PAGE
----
NEW YORK — In a highly unusual move, an appeals court Thursday blocked a judge's ruling that would have required changes to New York's controversial stop-and-frisk policy and also removed the judge from the case.

U.S. District Judge Shira Scheindlin had declared the New York City Police Department's stop-and-frisk policy unconstitutional on Aug. 12, and had ordered a court-appointed monitor to oversee a series of changes to the program.

But after New York City appealed that ruling, the U.S. 2nd Circuit Court of Appeals placed a stay on it, in effect halting those changes. In its opinion, the appeals court said Scheindlin "ran afoul" of a code of conduct for judges for a number of reasons, including media appearances that called her impartiality into question.

The ruling comes just days before a New York City mayoral election in which candidate Bill de Blasio, who is leading in the polls by a wide margin, has indicated he would alter the stop-and-frisk program, if not end it completely.

Experts also say De Blasio is likely to drop the city's appeal, which may make this ruling gratuitous.

It is "extremely unusual" for an appeals court to remove a judge from a case, said James Cohen, a professor of law at Fordham University. "It's a real slap in the face for her."

Stop-and-frisk, which permits police to stop people they suspect of wrongdoing and search them, has been a contentious issue in New York. Some leaders argue that it is one of the reasons the city's crime rates have fallen dramatically: 62% between 1995 and 2011, according to FBI statistics. But critics say the policy permits racial profiling.

Thursday's ruling also comes one day after New York Police Department Commissioner Raymond Kelly was heckled off the stage during an appearance at Brown University in Providence, R.I., where students chanted, "No justice, no peace! No racist police!" in a reference to stop-and-frisk.

In the case being appealed, Floyd, et al. vs. City of New York, attorneys for the plaintiffs argued that stop-and-frisk violated the rights of minority New Yorkers to equal protection under the law, with nearly 90% of all people stopped in the program black or Latino. New York City and the NYPD had argued that the majority of people stopped were black and Latino because police patrol more heavily in high-crime areas where minorities live.

The class-action lawsuit began with four men who sued the department in 2004, saying they were targeted by police because of their race. Scheindlin issued her ruling after a 10-week bench trial that included 11 people testifying they had been unfairly stopped.

Mayor Michael R. Bloomberg had blasted her ruling at the time, saying, "This is a very dangerous decision made by a judge who I don't think understands how policing works."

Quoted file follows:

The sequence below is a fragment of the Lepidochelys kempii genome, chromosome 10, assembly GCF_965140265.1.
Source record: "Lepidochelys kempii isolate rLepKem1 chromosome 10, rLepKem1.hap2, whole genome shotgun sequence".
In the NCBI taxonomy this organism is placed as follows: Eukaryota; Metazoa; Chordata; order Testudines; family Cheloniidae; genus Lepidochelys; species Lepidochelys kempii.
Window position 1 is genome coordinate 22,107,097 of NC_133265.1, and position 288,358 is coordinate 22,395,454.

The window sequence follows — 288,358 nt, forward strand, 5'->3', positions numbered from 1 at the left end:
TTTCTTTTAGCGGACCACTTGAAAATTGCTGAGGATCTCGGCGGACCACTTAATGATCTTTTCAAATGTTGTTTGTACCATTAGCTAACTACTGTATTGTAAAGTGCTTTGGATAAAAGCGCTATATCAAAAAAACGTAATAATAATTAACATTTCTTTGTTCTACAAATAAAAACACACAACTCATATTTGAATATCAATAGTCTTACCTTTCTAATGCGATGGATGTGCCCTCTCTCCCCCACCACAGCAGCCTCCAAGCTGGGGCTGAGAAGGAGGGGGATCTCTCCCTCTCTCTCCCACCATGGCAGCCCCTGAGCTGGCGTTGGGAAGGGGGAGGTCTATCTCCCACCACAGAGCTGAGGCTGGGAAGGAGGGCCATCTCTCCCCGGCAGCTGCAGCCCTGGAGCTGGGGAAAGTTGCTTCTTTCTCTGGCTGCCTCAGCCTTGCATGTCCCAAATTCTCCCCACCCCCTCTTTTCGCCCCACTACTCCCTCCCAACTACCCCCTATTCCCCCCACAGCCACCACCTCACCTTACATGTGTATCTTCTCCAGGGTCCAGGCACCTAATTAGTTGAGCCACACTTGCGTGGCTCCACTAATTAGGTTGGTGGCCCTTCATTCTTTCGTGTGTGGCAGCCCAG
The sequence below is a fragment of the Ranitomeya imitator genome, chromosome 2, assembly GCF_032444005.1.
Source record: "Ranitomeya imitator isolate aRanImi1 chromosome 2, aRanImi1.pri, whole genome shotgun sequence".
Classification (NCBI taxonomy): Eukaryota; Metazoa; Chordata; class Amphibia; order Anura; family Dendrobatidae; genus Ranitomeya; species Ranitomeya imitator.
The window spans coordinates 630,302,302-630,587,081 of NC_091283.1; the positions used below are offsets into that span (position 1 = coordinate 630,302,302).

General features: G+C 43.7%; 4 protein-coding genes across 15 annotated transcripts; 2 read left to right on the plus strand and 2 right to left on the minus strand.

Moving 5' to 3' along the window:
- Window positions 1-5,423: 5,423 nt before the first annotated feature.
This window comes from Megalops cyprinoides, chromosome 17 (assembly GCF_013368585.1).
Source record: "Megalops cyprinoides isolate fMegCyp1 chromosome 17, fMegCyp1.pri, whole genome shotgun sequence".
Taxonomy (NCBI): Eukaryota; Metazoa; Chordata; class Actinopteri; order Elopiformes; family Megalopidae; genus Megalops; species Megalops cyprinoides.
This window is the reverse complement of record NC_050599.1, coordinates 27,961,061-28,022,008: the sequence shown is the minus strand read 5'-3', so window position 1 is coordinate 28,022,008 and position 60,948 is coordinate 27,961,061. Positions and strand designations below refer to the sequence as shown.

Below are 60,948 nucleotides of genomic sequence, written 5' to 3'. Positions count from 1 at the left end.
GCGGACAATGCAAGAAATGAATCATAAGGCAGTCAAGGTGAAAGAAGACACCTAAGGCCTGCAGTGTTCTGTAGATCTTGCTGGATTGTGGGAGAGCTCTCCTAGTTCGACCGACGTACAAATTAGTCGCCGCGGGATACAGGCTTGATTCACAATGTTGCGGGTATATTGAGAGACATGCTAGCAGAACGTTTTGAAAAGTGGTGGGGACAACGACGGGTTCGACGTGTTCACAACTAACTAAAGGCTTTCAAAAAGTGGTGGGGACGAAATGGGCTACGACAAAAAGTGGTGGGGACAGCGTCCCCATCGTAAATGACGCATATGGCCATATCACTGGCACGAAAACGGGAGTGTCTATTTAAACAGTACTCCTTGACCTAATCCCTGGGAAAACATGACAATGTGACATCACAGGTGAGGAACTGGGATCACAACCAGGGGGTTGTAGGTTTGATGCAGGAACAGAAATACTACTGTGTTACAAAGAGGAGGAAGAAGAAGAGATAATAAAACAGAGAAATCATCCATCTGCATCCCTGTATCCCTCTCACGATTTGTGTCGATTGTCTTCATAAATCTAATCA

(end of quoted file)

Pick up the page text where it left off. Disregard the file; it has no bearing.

On Thursday, Michael Cardozo, general counsel for the city, issued a statement saying, "In short, the ruling of unconstitutional practices is no longer operative, and that question will now receive a fresh and independent look both by the appeals court and then, if necessary, by a different trial court judge."

In her 198-page August ruling, Scheindlin said that New York's highest officials "willfully ignored overwhelming proof that the policy of targeting 'the right people' is racially discriminatory and therefore violates the United States Constitution." She ordered the Police Department to explore the use of body-worn cameras to document stop-and-frisks, and called for an independent monitor to ensure that the NYPD carried out stop-and-frisks in accordance with the Constitution.

Scheindlin has long been the judge on cases related to racial profiling because of something called the "related-case rule," which sends all "related" cases to one courtroom. Some attorneys have chafed in her courtroom, accusing her of favoring civil rights lawyers.

The appeals court indicated that Scheindlin had improperly used the related-case rule to encourage attorneys to file the Floyd case. In footnotes to its decision, the appeals court said that in a December 2007 hearing on a separate case, Scheindlin told attorneys that if they had proof of inappropriate racial profiling, "Why don't you bring a lawsuit? You can certainly mark it as related." Those lawyers later filed the Floyd case.

The appeals court said that "perhaps she gave too bald an indication of her leanings and was thought to have encouraged the lawsuit," said Ian Weinstein, a law professor at Fordham University.

Thursday's ruling also cited three articles, by the New York Law Journal, the Associated Press and the New Yorker, as proof that Scheindlin had made improper media appearances by responding to criticism of her rulings.

The Center for Constitutional Rights, one of the groups that brought forward the Floyd case, expressed dismay over the appeals court ruling.

"That, unprompted, they should reassign the case from a judge deeply steeped in the issues for the last 14 years, who gave the city every opportunity to defend itself in the course of this litigation, is troubling and unprecedented," a statement from the group said.

New York City's appeal of Scheindlin's ruling will continue in the 2nd Circuit, with oral arguments beginning sometime after March 14. Should any portion of the case need to be sent back to the District Court, another judge will be assigned.

alana.semuels@latimes.com